Tag Archives: Highland Park

Tasting: Highland Park 40 yo

Highland Park 40Dram data:
Distillery: Highland Park
Bottler: official bottling
Distilled: ?
Bottled: 2008
Age: 40 yo
Limitation: –
Casks: refill casks
Alcohol: 48,3%
uncoloured / unchillfiltered
Whiskybase link

Finally, there it is: The culmination of the vertical Highland Park tasting. The coveted, sought-after, eye-wateringly expensive 40-year-old. Let’s see what all the fuss is about!

Tasting notes:
Colour:
 amber
The nose is surprisingly light and fragrant. If the 30 yo was a Rock & Roller on crack and steroids, this is a laid-back soul singer. Err, yeah, enough with these silly comparisons, what do we actually smell? Undeniable oak in the background. Think disused, aged, dusty library shelves someone now uses to bake Christmas bakery on, infusing them with spices (star anise, allspice) and sprinkling rum aroma on top of dark fruits (dried plums and dates). Vanilla-infused icing and dark chocolate are also involved. All of this happened a few days ago and the aromas are muted and starting to fade slowly. A very intriguing, complex nose, but someone turned down the volume just a bit too much. Let’s check the palate!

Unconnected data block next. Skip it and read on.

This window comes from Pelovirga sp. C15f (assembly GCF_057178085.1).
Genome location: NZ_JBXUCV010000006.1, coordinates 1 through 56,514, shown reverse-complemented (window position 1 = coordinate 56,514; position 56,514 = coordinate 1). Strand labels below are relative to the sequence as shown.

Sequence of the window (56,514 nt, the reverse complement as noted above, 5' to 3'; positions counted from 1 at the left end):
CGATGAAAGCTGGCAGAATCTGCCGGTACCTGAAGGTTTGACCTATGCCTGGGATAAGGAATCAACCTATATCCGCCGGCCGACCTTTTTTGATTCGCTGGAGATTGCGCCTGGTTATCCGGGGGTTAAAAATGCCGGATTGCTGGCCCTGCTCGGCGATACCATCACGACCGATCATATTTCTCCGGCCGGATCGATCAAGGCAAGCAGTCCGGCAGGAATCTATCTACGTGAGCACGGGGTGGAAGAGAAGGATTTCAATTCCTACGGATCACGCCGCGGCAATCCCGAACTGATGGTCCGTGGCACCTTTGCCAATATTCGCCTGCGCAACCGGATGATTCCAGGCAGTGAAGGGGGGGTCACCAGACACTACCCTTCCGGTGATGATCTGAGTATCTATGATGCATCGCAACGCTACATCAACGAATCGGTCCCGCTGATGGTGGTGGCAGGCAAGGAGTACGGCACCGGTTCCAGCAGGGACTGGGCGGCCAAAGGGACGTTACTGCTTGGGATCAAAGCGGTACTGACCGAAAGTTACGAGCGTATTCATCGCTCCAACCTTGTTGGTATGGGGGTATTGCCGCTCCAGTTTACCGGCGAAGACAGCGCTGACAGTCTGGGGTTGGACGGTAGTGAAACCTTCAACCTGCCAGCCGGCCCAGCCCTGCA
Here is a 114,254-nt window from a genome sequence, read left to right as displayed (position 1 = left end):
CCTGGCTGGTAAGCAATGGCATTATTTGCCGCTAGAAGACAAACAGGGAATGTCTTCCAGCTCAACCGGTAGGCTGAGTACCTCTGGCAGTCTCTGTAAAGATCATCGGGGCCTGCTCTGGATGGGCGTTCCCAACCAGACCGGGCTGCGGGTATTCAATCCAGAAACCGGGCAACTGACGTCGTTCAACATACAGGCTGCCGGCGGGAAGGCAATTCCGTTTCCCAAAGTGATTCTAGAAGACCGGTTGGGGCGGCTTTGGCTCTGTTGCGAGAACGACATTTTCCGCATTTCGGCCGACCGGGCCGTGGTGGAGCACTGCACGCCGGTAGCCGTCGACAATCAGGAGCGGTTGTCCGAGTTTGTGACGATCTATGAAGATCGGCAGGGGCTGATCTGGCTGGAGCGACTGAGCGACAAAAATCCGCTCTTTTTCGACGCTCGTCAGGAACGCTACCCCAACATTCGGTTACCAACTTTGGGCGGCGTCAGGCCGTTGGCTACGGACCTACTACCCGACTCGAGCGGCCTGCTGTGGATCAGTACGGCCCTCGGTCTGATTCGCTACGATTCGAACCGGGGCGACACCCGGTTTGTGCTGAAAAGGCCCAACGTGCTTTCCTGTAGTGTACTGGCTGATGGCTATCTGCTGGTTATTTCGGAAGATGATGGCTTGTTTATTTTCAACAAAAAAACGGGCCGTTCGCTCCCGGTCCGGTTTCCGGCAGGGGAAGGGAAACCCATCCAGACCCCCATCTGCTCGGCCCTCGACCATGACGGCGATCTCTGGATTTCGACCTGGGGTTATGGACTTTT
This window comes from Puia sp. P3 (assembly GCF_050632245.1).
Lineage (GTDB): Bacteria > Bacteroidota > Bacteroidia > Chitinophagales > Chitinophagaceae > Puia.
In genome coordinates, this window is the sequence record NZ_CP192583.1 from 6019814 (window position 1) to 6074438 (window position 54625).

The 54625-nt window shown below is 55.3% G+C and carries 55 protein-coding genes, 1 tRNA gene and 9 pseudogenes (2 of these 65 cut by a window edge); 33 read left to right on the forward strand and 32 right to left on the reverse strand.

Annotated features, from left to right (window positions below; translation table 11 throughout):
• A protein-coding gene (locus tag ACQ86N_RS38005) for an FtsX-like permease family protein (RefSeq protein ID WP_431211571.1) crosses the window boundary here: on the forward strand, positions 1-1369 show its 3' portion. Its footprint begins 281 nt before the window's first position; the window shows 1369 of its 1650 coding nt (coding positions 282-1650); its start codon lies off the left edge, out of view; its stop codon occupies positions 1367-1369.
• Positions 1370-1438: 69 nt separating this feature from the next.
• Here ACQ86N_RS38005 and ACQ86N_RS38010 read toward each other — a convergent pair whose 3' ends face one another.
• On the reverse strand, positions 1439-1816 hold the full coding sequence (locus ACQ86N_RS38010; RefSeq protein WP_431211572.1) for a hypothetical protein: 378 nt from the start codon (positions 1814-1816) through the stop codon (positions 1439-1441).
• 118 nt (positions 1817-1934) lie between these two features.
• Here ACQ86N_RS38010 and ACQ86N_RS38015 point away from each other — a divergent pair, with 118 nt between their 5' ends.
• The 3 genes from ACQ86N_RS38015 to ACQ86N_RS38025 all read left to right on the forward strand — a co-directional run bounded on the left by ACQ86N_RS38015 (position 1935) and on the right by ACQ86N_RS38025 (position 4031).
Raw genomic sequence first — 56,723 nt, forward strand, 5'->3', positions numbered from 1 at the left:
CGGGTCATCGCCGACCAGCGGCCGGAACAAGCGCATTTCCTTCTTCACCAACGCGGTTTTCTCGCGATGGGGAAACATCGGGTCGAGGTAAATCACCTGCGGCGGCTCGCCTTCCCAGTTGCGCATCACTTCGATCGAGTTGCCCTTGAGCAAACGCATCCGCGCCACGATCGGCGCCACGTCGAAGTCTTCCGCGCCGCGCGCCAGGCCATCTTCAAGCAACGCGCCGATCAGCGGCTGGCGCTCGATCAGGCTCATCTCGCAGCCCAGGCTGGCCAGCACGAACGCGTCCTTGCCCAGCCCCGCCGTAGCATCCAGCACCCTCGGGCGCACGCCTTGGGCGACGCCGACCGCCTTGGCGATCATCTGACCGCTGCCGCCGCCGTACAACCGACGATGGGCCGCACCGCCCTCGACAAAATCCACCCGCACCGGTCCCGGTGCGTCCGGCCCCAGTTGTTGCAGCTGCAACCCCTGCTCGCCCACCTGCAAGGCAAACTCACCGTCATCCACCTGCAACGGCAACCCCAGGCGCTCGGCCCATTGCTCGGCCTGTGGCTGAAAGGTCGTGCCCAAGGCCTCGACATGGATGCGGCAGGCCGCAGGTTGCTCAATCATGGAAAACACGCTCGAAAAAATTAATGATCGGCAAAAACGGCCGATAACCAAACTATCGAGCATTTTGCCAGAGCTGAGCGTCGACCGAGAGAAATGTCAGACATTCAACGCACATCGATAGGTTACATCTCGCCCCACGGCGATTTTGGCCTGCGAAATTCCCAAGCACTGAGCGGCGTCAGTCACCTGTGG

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Highland Park 30 yo

Tasting: Highland Park 30 yo

Highland Park 30 yoDram data:
Distillery: Highland Park
Bottler: official bottling
Distilled: ?
Bottled: 2013
Age: 30 yo
Limitation: –
Casks: refill sherry casks
Alcohol: 45,7%
uncoloured / unchillfiltered
Whiskybase link

Two whiskies down, two to go in this vertical tasting series of Highland Park. Let’s pour the 30 year-old next!

Tasting notes:
Colour:
 amber